From beefy machines to behemoth buildings, we’re big fans of big suckers—so much that we once came up with a list of the biggest things in the world and only stopped at 50 because we had to meet a deadline. Our love for the large especially includes prodigious planes, so you can imagine how long we’ve been waiting to see the much-anticipated Airbus BelugaXL—a colossal cargo plane that will carry aircraft parts between Europe and China—officially take to the skies after years of tinkering and testing.
Last week, the BelugaXL—not to be confused with its almost-as-big, but crucially not-as-big predecessor, the regular ol’ Beluga—made its first true operational flight after logging more than 200 flight tests in the years since its development in 2014.
Airbus engineers built the classic Beluga—otherwise known as the A300-600 Super Transporter—to lug large aircraft parts between production facilities. It entered service in 1995, effectively replacing the equally badass Super Guppy, and had a good run until Airbus determined the five original planes in the fleet couldn’t keep up with production growth.
Enter the XL, the outside cargo version of the A300-600. After scouting rival biggies like the Antonov An-124 and Boeing C-17 (Dreamlifter), Airbus engineers ultimately elected to modify their A330-200 Freighter to build a better Beluga.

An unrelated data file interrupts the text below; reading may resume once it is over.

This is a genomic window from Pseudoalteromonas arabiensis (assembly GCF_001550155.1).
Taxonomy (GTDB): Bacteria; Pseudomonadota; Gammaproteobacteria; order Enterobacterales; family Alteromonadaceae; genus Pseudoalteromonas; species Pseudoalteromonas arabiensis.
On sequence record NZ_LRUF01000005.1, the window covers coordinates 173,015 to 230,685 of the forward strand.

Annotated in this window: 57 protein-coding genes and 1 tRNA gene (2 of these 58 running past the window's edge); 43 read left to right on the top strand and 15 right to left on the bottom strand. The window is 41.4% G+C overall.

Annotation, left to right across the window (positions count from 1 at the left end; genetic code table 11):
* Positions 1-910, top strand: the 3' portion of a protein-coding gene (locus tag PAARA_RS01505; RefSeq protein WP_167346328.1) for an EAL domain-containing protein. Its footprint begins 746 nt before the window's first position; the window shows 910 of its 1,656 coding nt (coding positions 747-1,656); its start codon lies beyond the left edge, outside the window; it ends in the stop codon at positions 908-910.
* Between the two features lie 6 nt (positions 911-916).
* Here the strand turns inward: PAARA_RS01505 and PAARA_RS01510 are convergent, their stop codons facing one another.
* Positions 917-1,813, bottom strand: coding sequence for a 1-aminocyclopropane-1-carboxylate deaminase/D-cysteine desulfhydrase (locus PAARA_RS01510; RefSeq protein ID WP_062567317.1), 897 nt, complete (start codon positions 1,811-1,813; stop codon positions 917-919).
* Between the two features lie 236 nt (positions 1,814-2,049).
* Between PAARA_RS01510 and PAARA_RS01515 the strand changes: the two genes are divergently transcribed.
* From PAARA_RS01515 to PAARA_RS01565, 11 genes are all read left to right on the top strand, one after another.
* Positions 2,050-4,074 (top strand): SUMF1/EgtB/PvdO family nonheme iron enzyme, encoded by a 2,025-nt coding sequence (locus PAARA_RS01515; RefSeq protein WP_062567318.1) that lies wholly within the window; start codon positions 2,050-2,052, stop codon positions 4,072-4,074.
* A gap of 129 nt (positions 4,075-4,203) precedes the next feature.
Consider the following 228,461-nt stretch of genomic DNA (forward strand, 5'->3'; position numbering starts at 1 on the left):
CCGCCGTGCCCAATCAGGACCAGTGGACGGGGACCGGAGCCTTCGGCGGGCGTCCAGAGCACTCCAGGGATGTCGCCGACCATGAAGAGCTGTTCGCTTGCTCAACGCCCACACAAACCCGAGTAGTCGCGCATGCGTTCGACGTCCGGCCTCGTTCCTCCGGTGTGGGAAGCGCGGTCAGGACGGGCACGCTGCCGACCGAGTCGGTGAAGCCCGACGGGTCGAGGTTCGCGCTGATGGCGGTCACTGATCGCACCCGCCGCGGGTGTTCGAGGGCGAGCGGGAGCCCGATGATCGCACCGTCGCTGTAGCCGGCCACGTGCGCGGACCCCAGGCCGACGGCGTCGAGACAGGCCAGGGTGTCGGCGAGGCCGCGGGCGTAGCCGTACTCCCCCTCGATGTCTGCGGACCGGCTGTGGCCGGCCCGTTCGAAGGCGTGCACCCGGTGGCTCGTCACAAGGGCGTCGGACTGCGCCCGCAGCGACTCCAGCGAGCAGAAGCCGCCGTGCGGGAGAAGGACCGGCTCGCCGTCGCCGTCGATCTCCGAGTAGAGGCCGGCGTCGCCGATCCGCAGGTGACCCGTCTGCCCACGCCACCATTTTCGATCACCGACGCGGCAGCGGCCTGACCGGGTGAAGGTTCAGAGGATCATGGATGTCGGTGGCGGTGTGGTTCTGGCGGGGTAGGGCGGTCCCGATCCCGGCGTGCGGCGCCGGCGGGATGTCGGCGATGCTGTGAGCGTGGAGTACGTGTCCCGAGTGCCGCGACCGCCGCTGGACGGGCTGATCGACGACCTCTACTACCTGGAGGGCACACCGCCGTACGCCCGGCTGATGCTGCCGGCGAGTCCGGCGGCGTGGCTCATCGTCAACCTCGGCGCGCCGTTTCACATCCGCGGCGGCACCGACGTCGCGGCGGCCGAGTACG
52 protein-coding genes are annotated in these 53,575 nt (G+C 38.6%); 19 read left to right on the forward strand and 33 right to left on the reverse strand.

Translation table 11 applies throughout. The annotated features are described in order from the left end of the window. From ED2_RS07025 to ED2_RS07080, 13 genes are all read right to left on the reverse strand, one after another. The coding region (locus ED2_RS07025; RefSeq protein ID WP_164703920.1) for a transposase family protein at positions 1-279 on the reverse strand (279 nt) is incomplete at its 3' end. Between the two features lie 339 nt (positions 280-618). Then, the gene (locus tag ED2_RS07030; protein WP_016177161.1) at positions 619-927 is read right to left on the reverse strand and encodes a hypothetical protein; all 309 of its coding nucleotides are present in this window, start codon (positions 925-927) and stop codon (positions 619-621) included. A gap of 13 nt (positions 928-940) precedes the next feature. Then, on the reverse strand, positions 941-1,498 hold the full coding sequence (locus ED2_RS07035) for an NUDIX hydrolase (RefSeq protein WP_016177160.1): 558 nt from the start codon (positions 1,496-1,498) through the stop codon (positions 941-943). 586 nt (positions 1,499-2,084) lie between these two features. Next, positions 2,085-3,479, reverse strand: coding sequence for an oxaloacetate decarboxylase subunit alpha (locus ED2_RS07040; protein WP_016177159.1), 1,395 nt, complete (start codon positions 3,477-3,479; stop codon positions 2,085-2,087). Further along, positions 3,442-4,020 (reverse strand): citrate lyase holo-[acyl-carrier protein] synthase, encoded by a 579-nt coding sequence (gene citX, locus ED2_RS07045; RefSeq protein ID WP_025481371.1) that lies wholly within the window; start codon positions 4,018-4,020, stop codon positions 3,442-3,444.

The XL is powered by twin Rolls-Royce Trent 700 turbofan engines and features a lowered cockpit and colossal cargo bay. At 63 meters long (seven more than the Beluga 1.0) and 8 meters wide (compared to 7), it has the largest cross-section of any cargo aircraft in the world, full stop. Plus, it can carry two A350 XWB wings. The old Beluga, by comparison, could only carry one such wing. Hence what Airbus says is the XL’s additional 30 percent transport capacity.
At nearly 62 feet high, the XL stands a good six feet taller than the original Beluga. With a max payload of 51 tons—the equivalent of seven elephants—a range of 2,200 nautical miles, and a cruising speed of Mach 0.69, the XL is designed to fly more than 4 million miles a year. It will transport gargantuan gear from various production factories in Europe to assembly lines in France, Germany, and China.
Of course, the BelugaXL looks like an actual XL-sized whale; that massive cargo bay tacked on the fuselage gives gives it the distinct shape. But the plane also has eyes and flashes a smile, which you don’t see every transporter sport these days. Twenty-thousand Airbus employees chose the cheeky design, according to CNN.
Bertrand George, head of the Beluga XL program, told CNN that in Toulouse and Hamburg—the sites in France and Germany, respectively, of Airbus’ final assembly lines—the local children recognize the Beluga because of the blubbery build and signature smile. “They love this very special plane,” George said. Kids, so do we.
The plane that made the inaugural XL flight is the first of six that will fly alongside the original Belugas, according to Airbus. The rest of the craft will debut by 2023, while Airbus will eventually phase out and sell the older Belugas.
Sadly, passengers cannot fly in the BelugaXL. But man, just imagine what it would be like if we could.
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